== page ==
Sally Pearson is reportedly poised to announce her retirement from athletics just a year out from the Tokyo Olympics.
World and Olympic Champion Sally Pearson could use the happy memories of her triumph in the London Olympic Stadium to inspire her to get her world championship defence up to speed in the opening stanza of the two day London Diamond League meeting, tonight.
Pearson could only manage fifth place at last weekend’s meeting in Monte Carlo in a time of 12.75. The race was won by Queen Harrison of the US in 12.64.
The race had been billed as the first showdown between Pearson and the new American sensation Briana Rollins. The American collegiate and national champion chose not to run, perhaps keeping her powder dry for Moscow.
Pearson has been building her fitness and speed since she injured her hamstring in March.
Although her recovery has been steady and consistent since then, time may by her biggest hurdle to being able to defend her world crown.
With the 14th IAAF championships starting in just two weeks she may be just shy of her peak by then.
Fellow Australian, 2009 world discus champion Danni Samuels will hope to put some consistent throws on the board in London as she too hones her taper for Moscow.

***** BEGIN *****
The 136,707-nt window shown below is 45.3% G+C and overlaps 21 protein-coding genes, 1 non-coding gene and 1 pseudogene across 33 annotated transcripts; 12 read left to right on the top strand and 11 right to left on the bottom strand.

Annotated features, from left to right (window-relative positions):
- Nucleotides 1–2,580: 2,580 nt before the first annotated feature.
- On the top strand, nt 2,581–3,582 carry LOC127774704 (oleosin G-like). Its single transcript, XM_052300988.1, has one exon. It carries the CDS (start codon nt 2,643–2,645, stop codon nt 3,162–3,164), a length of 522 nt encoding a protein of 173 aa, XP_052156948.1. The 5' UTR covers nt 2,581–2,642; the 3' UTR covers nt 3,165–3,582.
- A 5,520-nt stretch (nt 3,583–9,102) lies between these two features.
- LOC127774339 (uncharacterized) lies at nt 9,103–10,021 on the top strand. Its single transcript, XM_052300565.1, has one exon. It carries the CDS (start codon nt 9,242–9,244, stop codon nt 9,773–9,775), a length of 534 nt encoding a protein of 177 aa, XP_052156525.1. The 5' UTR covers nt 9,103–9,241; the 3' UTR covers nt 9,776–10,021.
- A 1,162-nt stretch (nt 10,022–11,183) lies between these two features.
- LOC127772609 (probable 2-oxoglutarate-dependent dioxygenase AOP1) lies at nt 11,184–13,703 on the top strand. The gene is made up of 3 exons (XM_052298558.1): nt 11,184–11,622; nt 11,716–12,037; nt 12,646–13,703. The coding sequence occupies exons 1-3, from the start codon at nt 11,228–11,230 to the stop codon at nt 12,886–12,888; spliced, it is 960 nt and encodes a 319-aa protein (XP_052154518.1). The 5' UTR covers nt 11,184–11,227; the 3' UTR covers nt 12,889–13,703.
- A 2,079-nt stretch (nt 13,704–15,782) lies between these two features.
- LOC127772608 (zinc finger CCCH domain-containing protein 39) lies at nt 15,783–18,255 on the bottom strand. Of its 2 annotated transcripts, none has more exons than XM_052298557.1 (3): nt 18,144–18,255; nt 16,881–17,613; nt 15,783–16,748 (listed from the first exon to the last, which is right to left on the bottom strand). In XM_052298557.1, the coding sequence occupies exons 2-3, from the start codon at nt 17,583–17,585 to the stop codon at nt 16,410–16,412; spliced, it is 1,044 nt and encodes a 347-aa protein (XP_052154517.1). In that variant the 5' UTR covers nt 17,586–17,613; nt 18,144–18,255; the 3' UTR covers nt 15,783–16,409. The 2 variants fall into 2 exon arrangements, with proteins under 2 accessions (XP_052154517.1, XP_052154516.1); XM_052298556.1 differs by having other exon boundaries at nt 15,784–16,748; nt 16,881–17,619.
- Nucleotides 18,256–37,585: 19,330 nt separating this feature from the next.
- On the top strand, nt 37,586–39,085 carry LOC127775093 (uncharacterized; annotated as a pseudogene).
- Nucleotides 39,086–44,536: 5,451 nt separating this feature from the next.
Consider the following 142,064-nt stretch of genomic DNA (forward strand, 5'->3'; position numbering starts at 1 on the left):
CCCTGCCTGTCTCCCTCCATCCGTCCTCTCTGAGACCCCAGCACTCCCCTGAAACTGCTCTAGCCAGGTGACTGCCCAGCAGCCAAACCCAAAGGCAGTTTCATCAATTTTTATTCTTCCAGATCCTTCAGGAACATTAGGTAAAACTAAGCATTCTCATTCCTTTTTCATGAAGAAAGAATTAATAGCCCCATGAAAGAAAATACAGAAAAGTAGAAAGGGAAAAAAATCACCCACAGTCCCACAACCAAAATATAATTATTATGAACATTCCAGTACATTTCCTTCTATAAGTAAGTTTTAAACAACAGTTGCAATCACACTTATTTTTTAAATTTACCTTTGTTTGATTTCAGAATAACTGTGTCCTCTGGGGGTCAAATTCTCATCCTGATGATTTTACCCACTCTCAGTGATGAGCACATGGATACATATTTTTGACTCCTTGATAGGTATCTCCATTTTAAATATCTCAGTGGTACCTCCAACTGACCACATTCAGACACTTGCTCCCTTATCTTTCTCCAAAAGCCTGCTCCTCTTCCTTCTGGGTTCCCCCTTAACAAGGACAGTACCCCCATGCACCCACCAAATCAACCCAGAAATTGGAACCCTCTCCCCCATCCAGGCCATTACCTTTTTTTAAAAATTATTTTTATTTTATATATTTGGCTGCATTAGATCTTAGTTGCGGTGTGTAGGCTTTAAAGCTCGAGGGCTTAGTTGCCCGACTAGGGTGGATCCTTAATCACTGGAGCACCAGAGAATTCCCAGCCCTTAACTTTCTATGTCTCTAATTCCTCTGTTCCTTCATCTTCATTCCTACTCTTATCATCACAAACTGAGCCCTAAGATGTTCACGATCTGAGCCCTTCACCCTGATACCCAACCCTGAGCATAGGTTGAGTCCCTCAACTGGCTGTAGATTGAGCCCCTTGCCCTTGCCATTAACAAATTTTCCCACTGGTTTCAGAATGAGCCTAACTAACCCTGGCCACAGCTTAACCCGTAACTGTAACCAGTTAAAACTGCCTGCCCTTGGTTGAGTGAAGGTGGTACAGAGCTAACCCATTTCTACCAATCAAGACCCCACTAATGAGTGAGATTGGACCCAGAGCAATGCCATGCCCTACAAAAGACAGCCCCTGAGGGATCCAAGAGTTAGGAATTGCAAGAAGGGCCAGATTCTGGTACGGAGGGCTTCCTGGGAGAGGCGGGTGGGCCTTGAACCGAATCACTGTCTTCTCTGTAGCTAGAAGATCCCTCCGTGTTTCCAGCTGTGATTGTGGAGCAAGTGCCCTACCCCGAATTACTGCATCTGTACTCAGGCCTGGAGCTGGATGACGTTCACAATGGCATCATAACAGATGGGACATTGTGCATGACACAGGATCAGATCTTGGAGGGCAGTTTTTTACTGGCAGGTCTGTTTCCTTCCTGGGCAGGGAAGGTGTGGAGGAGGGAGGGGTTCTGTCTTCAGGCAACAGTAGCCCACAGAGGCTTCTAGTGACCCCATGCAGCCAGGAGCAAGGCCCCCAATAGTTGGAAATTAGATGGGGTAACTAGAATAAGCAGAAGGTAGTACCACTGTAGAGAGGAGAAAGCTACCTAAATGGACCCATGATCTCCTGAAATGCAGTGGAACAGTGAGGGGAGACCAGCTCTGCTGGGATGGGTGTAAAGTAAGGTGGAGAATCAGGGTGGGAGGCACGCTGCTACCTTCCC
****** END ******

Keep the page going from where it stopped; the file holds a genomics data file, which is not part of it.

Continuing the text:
Along with javelin throwers Kim Mickle and Kathryn Mitchell, the trio will be the only realistic medal chances for Australia in the field in Moscow following the withdrawal of Olympic silver medallist Mitchell Watt in the long jump.
With the athletics world rocked by yet another drug scandal, this time involving world champion Tyson Gay and Olympic gold medallists Asafa Powell and Sherone Stewart, the IAAF will be keen to get the media focus media back on the right track in London leading into Moscow in two weeks’ time.
In the wake of the recent positive tests, the IAAF put out a statement yesterday stating that blood testing in Moscow will be in support of the Athlete Biological Passport programme.
As per the testing at the last world championships in Daegu, Korea the process will cover all disciplines and a wide range of biomarkers.
The blood tests will not only test for markers that indicate the presence of EPO or blood doping methods used by endurance athletes events but also the markers indicating steroid and growth hormone favoured by the strength and speed competitors.
The blood testing program in Moscow will be in addition to urine samples taken at every world championships.
The samples in Moscow will be kept for long-term storage for retesting at a later time as new technology develops.